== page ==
So you expect the beginnner to lose control of the rear tire. So to do another move after emergency braking, you have to gear the rear tire under control. Before you can make an emergency swerve.

Getting a lock up tire to become unlocked, upsets the chasis of the motorcycle. Motorcycles are meant to be ridden smoothly.
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Old 12-13-2012, 06:47 PM   #158
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It seemed to me that you expect the beginner to lose control of the rear tire, and that your solution was to train a beginner to never use the rear brake. You're advocating to forego one of the instruments that will help you stop altogether.

I think that is a bad decision. I think it is better to be trained to use both brakes from the get go, with proper instructions as to the limitations of all systems. I mean surely you will tell her how to use the rear and the clutch in a tight low speed turn?

With regards to upsetting the suspension, This is mostly happening when getting hard on the fronts. I like to engine brake part way through a turn, as it does not change the geometry of the bike all that much. Actually, sometimes i drag the rear brake a little, while keeping a slightly positive throttle to take out the slack in the drivetrain.

The point is that in order to become the best rider you can possibly be, you need to be intricately familiar with all systems on the bike.
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Old 12-13-2012, 08:39 PM   #159
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True.

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Originally Posted by GoGoGavin41 View Post
If you aren't, then you're not.
Precisely. Sure you've got to make sure you've got the front near its limit but while doing that there's no reason you shouldn't have the back working a bit as well, I'm sure it shaves a few feet off of your braking distance. I've been in near emergencies and can feel the rear locking up and let off it a hair.
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Old 12-14-2012, 12:49 AM   #160
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Originally Posted by ParaMud View Post
So all you guys say that you do not use the full power of the front brake?
How do you know when the front brake is fully in use? Well seems to me it is when the rear tire is about to lift off? Right?
Of course I use the full power of my front brake. It contributes up to 86% of the maximum braking power of my sports touring bike, as tested by professionals. I know it because I feel the ABS kicking in.

BUT tests have shown that about two thirds even of the experienced riders do only use 50...80% of the full braking power of their (non-ABS) bikes when they're prompted to demonstrate an emergency braking under controlled conditions! Less than 5% reach decelerations at which it is likely to lift the rear, if possible at all!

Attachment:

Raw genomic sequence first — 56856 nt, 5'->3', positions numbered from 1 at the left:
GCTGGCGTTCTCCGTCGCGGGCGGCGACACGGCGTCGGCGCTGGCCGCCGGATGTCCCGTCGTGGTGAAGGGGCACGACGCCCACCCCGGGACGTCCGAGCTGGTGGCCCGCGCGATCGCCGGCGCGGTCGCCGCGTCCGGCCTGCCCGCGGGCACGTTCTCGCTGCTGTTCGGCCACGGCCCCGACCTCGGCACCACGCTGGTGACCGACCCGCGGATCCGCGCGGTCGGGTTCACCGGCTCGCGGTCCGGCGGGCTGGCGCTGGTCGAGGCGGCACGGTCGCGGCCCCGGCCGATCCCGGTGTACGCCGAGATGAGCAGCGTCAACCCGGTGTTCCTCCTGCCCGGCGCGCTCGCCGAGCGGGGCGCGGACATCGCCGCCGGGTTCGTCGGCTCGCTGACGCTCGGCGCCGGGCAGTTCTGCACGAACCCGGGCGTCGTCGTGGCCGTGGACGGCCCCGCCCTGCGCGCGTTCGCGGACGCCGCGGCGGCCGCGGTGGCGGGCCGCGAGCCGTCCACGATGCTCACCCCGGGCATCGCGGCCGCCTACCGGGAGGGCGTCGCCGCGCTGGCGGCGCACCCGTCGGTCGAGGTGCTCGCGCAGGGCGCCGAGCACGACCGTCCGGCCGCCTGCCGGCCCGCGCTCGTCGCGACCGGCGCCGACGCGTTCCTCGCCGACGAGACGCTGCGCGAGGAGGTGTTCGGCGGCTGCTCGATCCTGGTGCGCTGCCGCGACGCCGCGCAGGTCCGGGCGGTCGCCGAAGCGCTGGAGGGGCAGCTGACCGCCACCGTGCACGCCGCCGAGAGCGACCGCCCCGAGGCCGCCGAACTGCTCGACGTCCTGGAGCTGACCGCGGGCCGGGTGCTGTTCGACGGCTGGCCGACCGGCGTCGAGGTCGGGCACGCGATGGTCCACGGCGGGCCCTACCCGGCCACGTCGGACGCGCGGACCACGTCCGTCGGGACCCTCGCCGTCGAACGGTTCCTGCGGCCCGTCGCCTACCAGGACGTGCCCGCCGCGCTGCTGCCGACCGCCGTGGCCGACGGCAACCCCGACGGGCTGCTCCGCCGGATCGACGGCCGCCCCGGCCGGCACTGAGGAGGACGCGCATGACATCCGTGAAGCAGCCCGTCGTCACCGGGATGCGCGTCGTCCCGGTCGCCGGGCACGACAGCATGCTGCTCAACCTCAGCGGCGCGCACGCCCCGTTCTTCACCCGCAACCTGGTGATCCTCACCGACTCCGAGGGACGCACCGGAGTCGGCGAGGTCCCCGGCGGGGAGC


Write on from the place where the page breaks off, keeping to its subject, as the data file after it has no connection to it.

One way or the other, we are talking about 10...20% of lost braking power if we advice not to use the rear brake.
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Old 12-14-2012, 01:58 AM   #161
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Originally Posted by Wraith Rider View Post
One way or the other, we are talking about 10...20% of lost braking power if we advice not to use the rear brake.
This varies.

Its 10 or 20% initially yes, but once you are on the binders to the point that you are unloading the rear tire, that value is significantly less. I usually only hit the rear brake for a split second and then leave the clutch out (I also stay in very low gears in town) and let the engine do the rear.

With the 675 that has very little back torque anyway, this is enough to that rear will start chattering because the tire is going slower than the road, adding any brake would be a full lock, which is a bit more difficult to get everything back in line.

Of course, this also varies with the bikes, both of mine have super sport geometry (a 2000 Speed Triple has the same rake and less offset than a 2003 GSXR for reference).

A Touring or Sport Touring rig is a slightly different technique all of the weight isn't over the front tire.
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Old 12-14-2012, 02:36 AM   #162
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Of course it varies, that's why I said "10...20%". In my case, 51% of the bike's weight is on the front! But the cog height/wheelbase ratio is low.
But it doesn't really vary through the braking process. It varies with bike and rider and as I stated above only a very humble amount of riders is proficient enough to brake that hard to lift the rear, even if their bike is able to do so.

In addition you talk about engine braking, but for a beginner it's much more difficult to coordinate an engine-chattered rear and then pull the clutch when the revs drop to avoid a complete and uncontrolled lock because your engine stalls, instead of just pulling the clutch from the first moment and feather the rear brake.
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Old 12-14-2012, 02:59 AM   #163
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Has anyone mentioned the effect of tyre pressures on the whole situation as yet??


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Old 12-14-2012, 04:42 AM   #164
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Nope. What's a tyre anyway?
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Old 12-14-2012, 05:44 AM   #165
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My 2 cents.........

Quote:
Originally Posted by 390beretta View Post
It just never ceases to amaze me how quickly these potentially helpful posts turn into "pissing matches" and then of course, all of the "techies" chime in with their grafts. Jesus Christ on a raft! Learn to brake! Practice it! Use both brakes! (that's why they have two) If you do those three things, you might live to ride another day!
Absolutly true.............. learn to use both brakes..........they arent just for decoration . I use both brakes to varying degrees when riding on or off road.